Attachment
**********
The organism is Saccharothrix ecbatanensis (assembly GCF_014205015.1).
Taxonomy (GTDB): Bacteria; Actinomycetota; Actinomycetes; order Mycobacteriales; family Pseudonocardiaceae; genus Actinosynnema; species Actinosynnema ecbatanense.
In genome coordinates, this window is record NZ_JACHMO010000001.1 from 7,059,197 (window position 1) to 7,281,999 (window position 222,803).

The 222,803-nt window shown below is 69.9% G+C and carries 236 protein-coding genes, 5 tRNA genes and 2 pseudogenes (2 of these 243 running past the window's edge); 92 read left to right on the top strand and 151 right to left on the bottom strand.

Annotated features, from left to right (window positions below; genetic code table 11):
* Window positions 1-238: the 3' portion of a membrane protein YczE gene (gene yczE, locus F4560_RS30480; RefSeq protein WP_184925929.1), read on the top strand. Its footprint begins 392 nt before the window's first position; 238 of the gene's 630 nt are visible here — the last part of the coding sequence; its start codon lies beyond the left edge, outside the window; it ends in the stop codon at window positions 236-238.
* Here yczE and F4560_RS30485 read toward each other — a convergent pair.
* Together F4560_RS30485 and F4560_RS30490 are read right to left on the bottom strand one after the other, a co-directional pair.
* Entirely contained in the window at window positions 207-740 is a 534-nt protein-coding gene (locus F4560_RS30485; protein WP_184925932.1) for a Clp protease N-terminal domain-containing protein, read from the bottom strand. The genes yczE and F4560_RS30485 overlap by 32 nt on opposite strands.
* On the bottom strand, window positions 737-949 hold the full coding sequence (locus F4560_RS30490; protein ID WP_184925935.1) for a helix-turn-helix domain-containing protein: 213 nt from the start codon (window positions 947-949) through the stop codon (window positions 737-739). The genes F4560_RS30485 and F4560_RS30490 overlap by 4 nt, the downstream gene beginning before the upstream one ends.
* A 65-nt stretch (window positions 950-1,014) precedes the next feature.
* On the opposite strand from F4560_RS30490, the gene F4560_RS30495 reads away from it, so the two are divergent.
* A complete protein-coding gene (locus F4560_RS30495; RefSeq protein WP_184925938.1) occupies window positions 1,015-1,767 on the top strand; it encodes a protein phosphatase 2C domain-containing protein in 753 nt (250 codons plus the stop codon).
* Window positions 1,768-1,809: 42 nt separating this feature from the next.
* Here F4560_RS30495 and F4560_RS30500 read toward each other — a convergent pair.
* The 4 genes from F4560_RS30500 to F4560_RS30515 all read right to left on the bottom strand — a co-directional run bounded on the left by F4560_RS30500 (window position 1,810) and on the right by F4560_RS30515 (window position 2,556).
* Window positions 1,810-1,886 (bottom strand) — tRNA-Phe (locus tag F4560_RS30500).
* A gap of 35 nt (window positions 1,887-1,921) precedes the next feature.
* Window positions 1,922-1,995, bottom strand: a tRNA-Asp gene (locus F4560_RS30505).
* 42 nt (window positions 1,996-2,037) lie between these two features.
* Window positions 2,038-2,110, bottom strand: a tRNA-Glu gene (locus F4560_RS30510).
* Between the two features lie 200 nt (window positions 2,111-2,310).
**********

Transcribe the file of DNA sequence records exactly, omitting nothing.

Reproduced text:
The organism is Saccharothrix ecbatanensis (assembly GCF_014205015.1).
Taxonomy (GTDB): Bacteria; Actinomycetota; Actinomycetes; order Mycobacteriales; family Pseudonocardiaceae; genus Actinosynnema; species Actinosynnema ecbatanense.
In genome coordinates, this window is record NZ_JACHMO010000001.1 from 7,059,197 (window position 1) to 7,281,999 (window position 222,803).

The 222,803-nt window shown below is 69.9% G+C and carries 236 protein-coding genes, 5 tRNA genes and 2 pseudogenes (2 of these 243 running past the window's edge); 92 read left to right on the top strand and 151 right to left on the bottom strand.

Annotated features, from left to right (window positions below; genetic code table 11):
* Window positions 1-238: the 3' portion of a membrane protein YczE gene (gene yczE, locus F4560_RS30480; RefSeq protein WP_184925929.1), read on the top strand. Its footprint begins 392 nt before the window's first position; 238 of the gene's 630 nt are visible here — the last part of the coding sequence; its start codon lies beyond the left edge, outside the window; it ends in the stop codon at window positions 236-238.
* Here yczE and F4560_RS30485 read toward each other — a convergent pair.
* Together F4560_RS30485 and F4560_RS30490 are read right to left on the bottom strand one after the other, a co-directional pair.
* Entirely contained in the window at window positions 207-740 is a 534-nt protein-coding gene (locus F4560_RS30485; protein WP_184925932.1) for a Clp protease N-terminal domain-containing protein, read from the bottom strand. The genes yczE and F4560_RS30485 overlap by 32 nt on opposite strands.
* On the bottom strand, window positions 737-949 hold the full coding sequence (locus F4560_RS30490; protein ID WP_184925935.1) for a helix-turn-helix domain-containing protein: 213 nt from the start codon (window positions 947-949) through the stop codon (window positions 737-739). The genes F4560_RS30485 and F4560_RS30490 overlap by 4 nt, the downstream gene beginning before the upstream one ends.
* A 65-nt stretch (window positions 950-1,014) precedes the next feature.
* On the opposite strand from F4560_RS30490, the gene F4560_RS30495 reads away from it, so the two are divergent.
* A complete protein-coding gene (locus F4560_RS30495; RefSeq protein WP_184925938.1) occupies window positions 1,015-1,767 on the top strand; it encodes a protein phosphatase 2C domain-containing protein in 753 nt (250 codons plus the stop codon).
* Window positions 1,768-1,809: 42 nt separating this feature from the next.
* Here F4560_RS30495 and F4560_RS30500 read toward each other — a convergent pair.
* The 4 genes from F4560_RS30500 to F4560_RS30515 all read right to left on the bottom strand — a co-directional run bounded on the left by F4560_RS30500 (window position 1,810) and on the right by F4560_RS30515 (window position 2,556).
* Window positions 1,810-1,886 (bottom strand) — tRNA-Phe (locus tag F4560_RS30500).
* A gap of 35 nt (window positions 1,887-1,921) precedes the next feature.
* Window positions 1,922-1,995, bottom strand: a tRNA-Asp gene (locus F4560_RS30505).
* 42 nt (window positions 1,996-2,037) lie between these two features.
* Window positions 2,038-2,110, bottom strand: a tRNA-Glu gene (locus F4560_RS30510).
* Between the two features lie 200 nt (window positions 2,111-2,310).